This cartoon may seem familiar if you’ve ever had to call up a customer service number. Trying to speak to a customer service executive and then getting an answer to your query is largely an exercise in increasing stress levels. Usually one ends up pressing a series of buttons only to be put on hold indefinitely while being subjected to piped music.
This experience is less than ideal of course and often leaves customers frustrated. Companies are aware of this but have stuck with this system for years, thanks to a lack of a better alternative.
Until now atleast.
Chatbots are the latest paradigm in the tech world. Smartphones with data are ubiquitous and messaging apps are among the most used apps in the world. Thus it is no surprise that the ecosystem has moved to a messaging paradigm. Bots are the new apps and all the services that were available on the web and on apps are transitioning to chatbots.
Now, what if the current customer support model replaced voice with chat. Instead of using your phone to dial into a number, you message the company on Facebook/Twitter or any other messaging app. A series of clicks will take you to the relevant customer support executive who would answer your query over chat. This is an improvement over the existing IVR-based system as it’s less obtrusive than having a phone to your ear, and also takes place in a medium that is preferred by most people today. But you are still left with the problem of having repeated back-and-forths to explain your problem to the person at the other end and then waiting an eternity for an answer.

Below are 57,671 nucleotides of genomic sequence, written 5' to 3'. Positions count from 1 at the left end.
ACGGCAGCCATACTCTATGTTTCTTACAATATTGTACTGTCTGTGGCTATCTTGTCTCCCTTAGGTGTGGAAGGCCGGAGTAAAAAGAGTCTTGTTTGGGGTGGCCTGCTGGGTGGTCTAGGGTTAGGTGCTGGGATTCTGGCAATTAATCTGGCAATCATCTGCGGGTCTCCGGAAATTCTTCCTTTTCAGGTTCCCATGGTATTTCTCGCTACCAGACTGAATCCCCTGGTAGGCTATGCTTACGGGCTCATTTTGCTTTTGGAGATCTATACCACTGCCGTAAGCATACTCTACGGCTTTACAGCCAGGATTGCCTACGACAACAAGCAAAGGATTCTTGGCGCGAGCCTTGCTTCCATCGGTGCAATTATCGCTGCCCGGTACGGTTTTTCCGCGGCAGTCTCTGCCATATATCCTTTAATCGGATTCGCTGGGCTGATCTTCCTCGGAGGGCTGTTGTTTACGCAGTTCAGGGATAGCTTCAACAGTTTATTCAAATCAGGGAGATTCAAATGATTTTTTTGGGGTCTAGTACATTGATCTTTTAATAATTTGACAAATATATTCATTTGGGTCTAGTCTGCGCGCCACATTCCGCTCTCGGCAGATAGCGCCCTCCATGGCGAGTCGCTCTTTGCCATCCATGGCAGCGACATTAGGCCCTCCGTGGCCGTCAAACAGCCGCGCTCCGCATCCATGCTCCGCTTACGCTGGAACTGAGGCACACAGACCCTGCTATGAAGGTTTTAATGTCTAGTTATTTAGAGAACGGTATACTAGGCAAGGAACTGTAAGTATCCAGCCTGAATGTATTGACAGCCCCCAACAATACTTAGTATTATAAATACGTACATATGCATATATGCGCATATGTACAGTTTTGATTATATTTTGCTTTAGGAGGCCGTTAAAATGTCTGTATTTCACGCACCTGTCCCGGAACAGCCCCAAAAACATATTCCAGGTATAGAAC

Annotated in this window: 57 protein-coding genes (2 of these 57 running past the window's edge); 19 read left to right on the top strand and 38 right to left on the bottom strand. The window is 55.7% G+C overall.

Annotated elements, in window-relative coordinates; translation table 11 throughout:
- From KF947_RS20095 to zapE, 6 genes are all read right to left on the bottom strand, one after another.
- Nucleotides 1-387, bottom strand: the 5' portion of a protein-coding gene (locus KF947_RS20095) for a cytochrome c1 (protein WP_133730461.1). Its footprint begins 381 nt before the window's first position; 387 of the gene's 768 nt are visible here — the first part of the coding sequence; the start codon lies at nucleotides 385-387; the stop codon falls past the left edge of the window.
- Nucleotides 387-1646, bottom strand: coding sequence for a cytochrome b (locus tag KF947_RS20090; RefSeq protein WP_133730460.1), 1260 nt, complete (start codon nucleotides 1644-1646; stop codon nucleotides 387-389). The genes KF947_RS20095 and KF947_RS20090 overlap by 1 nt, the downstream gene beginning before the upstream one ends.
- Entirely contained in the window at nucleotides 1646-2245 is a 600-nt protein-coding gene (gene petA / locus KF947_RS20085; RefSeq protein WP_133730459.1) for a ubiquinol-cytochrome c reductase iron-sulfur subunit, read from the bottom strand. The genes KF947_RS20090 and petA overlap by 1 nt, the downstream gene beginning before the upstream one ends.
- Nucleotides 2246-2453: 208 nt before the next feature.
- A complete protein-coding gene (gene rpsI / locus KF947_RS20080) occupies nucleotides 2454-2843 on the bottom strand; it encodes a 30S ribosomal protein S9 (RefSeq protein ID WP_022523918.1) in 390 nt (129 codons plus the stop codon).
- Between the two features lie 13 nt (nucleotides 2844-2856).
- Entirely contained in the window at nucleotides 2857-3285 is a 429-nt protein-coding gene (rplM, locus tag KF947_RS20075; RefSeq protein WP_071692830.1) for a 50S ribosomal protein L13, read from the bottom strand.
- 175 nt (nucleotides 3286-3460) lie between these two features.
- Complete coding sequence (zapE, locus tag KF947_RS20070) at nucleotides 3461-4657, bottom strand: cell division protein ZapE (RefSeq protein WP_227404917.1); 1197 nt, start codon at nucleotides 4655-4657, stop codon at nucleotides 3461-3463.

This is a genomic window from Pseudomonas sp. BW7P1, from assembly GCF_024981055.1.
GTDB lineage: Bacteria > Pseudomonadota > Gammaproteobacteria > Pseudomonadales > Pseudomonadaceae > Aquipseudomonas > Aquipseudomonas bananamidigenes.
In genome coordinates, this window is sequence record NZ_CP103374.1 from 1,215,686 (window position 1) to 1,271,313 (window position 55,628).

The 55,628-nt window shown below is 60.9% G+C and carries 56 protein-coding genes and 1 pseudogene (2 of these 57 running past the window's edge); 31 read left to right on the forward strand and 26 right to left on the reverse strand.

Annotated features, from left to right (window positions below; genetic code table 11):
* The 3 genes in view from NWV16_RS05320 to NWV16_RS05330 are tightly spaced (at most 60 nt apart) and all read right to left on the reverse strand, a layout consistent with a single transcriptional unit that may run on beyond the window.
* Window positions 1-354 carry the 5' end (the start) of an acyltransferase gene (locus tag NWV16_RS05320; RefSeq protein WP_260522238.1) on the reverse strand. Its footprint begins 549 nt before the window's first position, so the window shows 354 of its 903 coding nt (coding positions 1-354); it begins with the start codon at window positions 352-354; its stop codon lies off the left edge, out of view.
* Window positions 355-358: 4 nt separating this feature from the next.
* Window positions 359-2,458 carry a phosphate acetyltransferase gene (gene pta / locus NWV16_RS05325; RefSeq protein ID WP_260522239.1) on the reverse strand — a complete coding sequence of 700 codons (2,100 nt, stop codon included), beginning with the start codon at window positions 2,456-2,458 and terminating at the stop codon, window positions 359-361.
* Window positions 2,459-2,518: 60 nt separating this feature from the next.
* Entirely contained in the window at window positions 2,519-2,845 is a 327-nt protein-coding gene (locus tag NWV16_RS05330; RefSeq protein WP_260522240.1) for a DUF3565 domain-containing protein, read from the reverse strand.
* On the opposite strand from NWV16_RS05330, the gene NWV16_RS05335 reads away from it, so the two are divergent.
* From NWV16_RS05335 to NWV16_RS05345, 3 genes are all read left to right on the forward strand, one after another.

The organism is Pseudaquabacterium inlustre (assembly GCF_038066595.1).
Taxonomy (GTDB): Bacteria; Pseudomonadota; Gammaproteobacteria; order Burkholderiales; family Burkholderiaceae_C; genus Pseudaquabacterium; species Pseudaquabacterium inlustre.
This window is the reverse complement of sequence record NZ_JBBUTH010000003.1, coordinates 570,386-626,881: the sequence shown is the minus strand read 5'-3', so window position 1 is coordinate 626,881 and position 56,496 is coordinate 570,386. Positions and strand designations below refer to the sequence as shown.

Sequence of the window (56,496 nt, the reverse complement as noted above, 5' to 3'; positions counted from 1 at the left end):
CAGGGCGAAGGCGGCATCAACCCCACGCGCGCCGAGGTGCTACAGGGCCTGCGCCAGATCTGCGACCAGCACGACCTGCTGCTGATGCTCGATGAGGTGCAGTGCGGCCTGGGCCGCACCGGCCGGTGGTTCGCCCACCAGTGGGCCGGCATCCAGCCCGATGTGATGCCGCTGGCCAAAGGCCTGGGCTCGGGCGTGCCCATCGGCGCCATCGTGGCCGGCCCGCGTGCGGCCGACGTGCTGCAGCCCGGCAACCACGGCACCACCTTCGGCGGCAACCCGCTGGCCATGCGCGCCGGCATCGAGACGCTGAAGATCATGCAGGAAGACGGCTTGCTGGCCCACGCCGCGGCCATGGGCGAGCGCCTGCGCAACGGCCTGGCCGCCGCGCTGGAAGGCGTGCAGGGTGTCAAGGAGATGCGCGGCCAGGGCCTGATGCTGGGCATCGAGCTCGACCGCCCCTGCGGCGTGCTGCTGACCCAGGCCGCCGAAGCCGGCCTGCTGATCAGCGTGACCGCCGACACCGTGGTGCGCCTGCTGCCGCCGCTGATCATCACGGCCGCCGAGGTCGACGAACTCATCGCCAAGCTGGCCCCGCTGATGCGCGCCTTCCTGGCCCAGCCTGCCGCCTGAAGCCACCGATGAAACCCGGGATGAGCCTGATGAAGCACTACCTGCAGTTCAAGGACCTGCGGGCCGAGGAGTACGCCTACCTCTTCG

…. is typing
This is where chatbots can disrupt the ecosystem.
Chatbots can be used in customer service to enhance a user’s experience. By programming answers to commonly asked questions and also automating service responses, chatbots can be the new standard medium on which customer service operates. These bots can parse a query and give relevant answers to a user using Natural Language Processing (NLP). Most companies face almost the same set of questions from different users and they’ll save a lot of money and resources by automating the answers to some of these queries.
Completely automating customer service is near-impossible though. Queries that cannot be parsed by a bot should be seamlessly switched to a human on the other end. Every query routed to a human will be fed back into the intelligence to make the bot smarter, for any such queries that may arise in the future. This feedback loop ensures that the chatbot gets smarter as more queries are answered.
Here’s a rough diagram to illustrate the above.
Companies are slowly embracing chatbots to enhance their customer experience. Chat allows for personalization and allows the user and the company to retain context from past interactions. Soon you will be interacting with your bank on Facebook, inquiring about concert tickets on Telegram, or talking to your internet provider on Slack and surprise surprise! you won’t pull your hair out in frustration. Also, expect cartoons on terrible customer support to be a thing of the past 🙂